• Hamamelis: How wonderful to read about your gardening as a way of healing and dealing with the war. I have a large garden, and have both flower borders and a vegetable garden on a raised bed. We have poor sandy soil, but with a lot of TLC in the form of compost, worm fertilizer and no tilling to keep the fungi happy and bring in more worms it has improved a lot.
    I grow many flowers, and many of them are pollinator friendly: nepeta, geraniums, salvia’s, agastache, sunflowers, echinacea and different kinds of thyme, and a helichrysum as I love its scent. Roses need a lot of extra care here. A lovely plant to grow is asclepias incarnata, it has a vanilla scent and flowers throughout summer, and it is visited by lots of pollinators.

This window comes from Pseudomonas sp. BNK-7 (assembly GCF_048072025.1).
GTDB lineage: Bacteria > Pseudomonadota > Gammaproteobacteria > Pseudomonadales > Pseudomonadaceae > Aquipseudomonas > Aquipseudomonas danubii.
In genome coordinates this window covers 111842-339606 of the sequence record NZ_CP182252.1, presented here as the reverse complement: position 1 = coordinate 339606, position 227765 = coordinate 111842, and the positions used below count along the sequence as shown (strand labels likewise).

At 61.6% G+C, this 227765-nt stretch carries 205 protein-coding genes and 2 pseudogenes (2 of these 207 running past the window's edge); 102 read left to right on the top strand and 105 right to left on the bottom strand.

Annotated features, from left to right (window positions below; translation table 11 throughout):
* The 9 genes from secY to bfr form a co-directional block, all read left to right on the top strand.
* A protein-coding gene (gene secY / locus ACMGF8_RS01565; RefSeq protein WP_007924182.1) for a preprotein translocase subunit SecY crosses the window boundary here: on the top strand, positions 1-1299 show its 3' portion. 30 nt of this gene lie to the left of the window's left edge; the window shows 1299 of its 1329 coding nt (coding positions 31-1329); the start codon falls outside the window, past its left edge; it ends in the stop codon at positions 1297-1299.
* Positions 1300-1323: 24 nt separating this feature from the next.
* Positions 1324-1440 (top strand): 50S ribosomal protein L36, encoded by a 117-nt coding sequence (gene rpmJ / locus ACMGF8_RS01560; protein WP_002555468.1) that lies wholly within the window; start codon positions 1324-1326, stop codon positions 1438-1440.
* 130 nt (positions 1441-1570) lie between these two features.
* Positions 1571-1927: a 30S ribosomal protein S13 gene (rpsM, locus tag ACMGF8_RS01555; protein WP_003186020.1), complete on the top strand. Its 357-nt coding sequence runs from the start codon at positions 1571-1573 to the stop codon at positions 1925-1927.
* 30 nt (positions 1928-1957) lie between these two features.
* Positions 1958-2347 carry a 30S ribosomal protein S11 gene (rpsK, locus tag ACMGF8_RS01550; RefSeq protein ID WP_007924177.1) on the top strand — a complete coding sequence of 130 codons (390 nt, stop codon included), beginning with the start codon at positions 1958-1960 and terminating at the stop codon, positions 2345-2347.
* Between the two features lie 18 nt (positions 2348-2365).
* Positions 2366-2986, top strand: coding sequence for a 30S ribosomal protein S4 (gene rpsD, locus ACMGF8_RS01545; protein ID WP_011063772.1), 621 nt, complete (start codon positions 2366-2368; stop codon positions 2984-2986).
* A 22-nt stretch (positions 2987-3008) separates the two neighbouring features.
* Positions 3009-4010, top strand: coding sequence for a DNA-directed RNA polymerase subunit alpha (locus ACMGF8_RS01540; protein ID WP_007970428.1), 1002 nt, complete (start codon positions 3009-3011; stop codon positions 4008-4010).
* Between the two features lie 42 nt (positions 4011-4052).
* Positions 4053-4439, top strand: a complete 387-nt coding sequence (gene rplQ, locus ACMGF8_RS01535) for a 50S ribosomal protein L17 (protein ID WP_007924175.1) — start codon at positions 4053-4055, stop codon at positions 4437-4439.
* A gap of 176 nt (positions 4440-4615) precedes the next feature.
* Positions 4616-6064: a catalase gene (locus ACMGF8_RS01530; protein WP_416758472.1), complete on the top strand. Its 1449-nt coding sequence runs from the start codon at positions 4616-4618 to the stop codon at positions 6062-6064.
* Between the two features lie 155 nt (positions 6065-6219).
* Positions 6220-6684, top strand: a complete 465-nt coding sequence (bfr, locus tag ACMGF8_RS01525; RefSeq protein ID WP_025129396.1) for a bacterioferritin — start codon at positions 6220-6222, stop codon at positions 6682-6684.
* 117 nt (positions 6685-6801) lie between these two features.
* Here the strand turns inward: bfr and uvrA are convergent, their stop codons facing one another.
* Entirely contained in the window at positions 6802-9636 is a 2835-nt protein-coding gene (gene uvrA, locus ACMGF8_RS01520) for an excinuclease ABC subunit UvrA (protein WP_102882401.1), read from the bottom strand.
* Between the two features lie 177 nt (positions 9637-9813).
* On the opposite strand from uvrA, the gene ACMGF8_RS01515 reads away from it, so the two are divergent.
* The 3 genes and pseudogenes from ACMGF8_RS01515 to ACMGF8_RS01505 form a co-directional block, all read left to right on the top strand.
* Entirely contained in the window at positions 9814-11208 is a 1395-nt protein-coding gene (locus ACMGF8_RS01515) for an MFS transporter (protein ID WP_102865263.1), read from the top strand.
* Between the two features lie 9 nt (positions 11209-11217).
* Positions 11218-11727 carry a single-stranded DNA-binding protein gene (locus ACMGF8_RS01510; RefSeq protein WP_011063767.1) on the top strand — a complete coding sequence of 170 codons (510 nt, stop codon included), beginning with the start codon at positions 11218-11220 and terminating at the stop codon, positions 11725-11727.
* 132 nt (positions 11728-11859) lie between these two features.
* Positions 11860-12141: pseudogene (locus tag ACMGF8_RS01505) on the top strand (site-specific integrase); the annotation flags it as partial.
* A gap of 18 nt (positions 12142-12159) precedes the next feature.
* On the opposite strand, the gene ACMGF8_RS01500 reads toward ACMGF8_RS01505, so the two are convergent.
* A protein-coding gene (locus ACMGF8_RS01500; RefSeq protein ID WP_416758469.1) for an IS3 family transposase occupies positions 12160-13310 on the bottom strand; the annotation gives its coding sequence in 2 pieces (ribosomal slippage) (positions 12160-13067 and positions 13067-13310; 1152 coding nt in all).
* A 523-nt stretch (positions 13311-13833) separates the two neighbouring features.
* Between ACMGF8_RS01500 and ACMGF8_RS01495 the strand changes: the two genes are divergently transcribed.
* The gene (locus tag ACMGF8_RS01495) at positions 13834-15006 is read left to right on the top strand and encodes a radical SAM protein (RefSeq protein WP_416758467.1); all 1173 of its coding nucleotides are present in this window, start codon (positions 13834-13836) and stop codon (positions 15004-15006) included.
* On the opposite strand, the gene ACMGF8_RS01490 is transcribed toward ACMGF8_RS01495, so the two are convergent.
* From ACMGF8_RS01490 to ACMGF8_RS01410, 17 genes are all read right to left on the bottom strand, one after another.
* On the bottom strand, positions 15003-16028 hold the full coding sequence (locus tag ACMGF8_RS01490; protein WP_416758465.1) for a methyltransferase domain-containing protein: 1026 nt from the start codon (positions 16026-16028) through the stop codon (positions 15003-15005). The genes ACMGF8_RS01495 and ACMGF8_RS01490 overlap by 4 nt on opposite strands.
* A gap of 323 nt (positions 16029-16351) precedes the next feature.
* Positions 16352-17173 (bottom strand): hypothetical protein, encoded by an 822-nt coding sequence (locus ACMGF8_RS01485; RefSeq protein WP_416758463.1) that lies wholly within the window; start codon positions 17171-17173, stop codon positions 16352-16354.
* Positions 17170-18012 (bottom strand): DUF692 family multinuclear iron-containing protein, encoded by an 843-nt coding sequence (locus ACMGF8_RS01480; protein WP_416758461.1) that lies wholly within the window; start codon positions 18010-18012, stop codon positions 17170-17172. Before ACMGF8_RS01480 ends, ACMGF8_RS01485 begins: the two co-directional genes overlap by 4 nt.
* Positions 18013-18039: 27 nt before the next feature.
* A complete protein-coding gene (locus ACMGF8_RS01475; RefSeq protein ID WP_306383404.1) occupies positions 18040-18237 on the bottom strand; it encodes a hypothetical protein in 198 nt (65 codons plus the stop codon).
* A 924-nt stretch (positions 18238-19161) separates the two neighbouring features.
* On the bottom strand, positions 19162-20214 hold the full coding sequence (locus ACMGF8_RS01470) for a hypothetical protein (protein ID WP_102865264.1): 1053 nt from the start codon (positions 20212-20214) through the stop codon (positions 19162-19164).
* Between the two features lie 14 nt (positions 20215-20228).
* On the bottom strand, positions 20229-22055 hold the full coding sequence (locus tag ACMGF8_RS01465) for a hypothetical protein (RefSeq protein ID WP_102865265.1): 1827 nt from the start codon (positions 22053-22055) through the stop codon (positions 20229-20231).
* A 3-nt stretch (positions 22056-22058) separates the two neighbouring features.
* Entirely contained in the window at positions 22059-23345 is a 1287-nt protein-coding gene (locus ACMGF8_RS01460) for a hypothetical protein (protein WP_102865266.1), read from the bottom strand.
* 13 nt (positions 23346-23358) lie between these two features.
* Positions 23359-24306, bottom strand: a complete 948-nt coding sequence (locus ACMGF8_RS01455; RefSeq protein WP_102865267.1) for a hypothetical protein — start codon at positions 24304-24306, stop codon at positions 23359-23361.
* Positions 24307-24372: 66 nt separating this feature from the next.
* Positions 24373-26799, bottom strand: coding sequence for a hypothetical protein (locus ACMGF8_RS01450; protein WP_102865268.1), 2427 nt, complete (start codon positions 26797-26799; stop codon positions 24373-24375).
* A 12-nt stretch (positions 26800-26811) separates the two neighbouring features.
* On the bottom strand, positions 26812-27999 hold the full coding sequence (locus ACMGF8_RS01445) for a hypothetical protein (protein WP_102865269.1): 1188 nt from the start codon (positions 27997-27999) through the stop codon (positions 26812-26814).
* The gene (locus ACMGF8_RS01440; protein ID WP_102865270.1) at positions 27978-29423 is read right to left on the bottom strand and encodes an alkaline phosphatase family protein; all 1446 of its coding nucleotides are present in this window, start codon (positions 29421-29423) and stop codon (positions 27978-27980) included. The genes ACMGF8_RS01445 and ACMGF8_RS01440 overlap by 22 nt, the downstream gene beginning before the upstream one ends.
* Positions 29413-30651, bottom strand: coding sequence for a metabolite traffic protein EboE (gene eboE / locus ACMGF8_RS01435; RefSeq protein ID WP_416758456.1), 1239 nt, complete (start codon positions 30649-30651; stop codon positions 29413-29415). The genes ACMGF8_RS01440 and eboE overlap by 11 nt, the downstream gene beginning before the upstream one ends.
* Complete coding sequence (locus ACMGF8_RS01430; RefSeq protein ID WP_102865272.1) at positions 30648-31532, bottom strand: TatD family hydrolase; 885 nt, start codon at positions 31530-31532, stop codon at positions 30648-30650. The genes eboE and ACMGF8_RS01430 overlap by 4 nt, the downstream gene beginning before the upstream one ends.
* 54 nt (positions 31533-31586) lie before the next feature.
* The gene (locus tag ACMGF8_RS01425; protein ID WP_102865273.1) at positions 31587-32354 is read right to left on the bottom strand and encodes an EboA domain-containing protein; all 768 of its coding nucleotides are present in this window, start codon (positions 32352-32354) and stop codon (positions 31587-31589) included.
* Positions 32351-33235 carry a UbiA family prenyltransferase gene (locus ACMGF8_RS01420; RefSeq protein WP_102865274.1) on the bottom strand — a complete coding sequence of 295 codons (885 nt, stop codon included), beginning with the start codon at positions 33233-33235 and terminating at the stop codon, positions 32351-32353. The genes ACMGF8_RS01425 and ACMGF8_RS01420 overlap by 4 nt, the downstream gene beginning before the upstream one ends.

I highly recommend nursery, they ship to Belgium and have a large assortment of lavender and many other beautiful plants, and garden tools. Their website is in Dutch, but I am happy to translate.
    For a very fragrant and disease resistant rose, that tolerates some shade, I recommend Konigin von Denmark. It is an ‘old fashioned’ alba rose, with large light to deep pink flowers. It will definitely grow in Belgium! Also I am happy to send you some seeds, poppies in all kinds of colour and phacelia which the bees love! It is an annual and when it dies it feeds the soil. August 12, 2023 at 1:20pm Reply

    • Bregje: Thank you again for your expertise😉
      The asclepias sounds wonderful!